The three men set off once more but German patrols were everywhere and they were unable to make any progress. Fortunately, another Dutch couple urged them to shelter in their attic. It was with great reluctance that Urquhart accepted this offer, because the Division was effectively blind at this time as those back at Divisional HQ could only guess at what was happening in Arnhem. Urquhart knew that the situation might be transformed if only he could get back, however this was now impossible as the house in which he hid had been surrounded by German troops; all of whom were completely unaware that the British Divisional Commander was only a few yards away. Urquhart had no choice but to wait until British troops broke through to Arnhem in strength.
The 1st Battalion, meanwhile, had made their way down onto the "Lion" Route and were drawing near to the same railway bridge that "B" Company had successfully passed through earlier. It was here that they encountered those elements which had become separated from the 3rd Battalion, and Lieutenant-Colonel Dobie was only too happy to take these under his wing, not least because his own "R" Company, with whom were also most of his heavy support weapons, had still not rejoined the Battalion after being delayed in fighting around the Amsterdamseweg on the previous day. At 08:00, the 1st Battalion arrived at the railway bridge but found that it was strongly held by German infantry and armoured vehicles. With no other way through to Arnhem, the Battalion had no choice but to attack.
Nos.10 and 11 Platoons of "T" Company advanced but came under heavy fire and were forced to take cover in some nearby buildings where a prolonged gunfight ensued. The only way for any progress to be made was for small groups of men to move through houses and back gardens; a painfully slow process as every building had to be checked for the enemy, and the tall fences between the gardens were difficult to climb and under constant enemy fire. Nevertheless, "T" Company dug their heels in and gradually edged their way forward. By dusk they had reached the point where the 3rd Battalion's "B" Company, now departed, had come to a halt in the morning, just a mile short of Arnhem Bridge. The attack, however, had cost the Battalion dearly, both in terms of time and lives; only twenty-two men from "T" Company were still on their feet.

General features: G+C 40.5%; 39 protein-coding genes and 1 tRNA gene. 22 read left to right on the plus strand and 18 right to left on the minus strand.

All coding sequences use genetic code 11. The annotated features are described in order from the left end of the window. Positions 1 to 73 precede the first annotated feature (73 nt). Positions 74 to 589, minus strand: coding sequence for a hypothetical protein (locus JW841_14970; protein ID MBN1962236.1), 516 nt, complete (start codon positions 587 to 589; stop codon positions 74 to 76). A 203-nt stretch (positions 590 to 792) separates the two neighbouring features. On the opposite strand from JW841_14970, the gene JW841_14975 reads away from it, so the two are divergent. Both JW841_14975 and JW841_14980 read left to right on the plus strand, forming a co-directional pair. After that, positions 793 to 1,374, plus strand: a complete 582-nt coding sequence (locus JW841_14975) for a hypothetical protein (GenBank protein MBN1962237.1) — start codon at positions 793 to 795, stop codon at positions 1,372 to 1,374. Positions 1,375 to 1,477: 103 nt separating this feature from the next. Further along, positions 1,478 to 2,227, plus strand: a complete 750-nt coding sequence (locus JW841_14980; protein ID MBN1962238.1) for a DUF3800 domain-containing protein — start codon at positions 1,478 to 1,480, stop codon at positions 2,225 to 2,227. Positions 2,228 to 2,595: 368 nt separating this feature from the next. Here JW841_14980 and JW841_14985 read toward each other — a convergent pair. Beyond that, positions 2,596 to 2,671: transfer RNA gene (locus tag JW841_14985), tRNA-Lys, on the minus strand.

With the 1st and 3rd Battalions losing strength and Sperrverband Spindler gaining it with every hour that passed, the outlook was not promising. At 20:00, however, hope arrived in the form of the fresh and intact 2nd South Staffords, with the 11th Battalion not far behind them. Both of these units had experienced difficulties with snipers and delaying actions in places where the 1st Battalion had earlier become stuck, however the paratroopers had cleared much of this opposition away and so their casualties had been negligible by comparison. The 11th Battalion had yet to arrive, but Lieutenant-Colonels Dobie and McCardie immediately held a meeting and discussed the possibility of a co-ordinated attack towards the Bridge.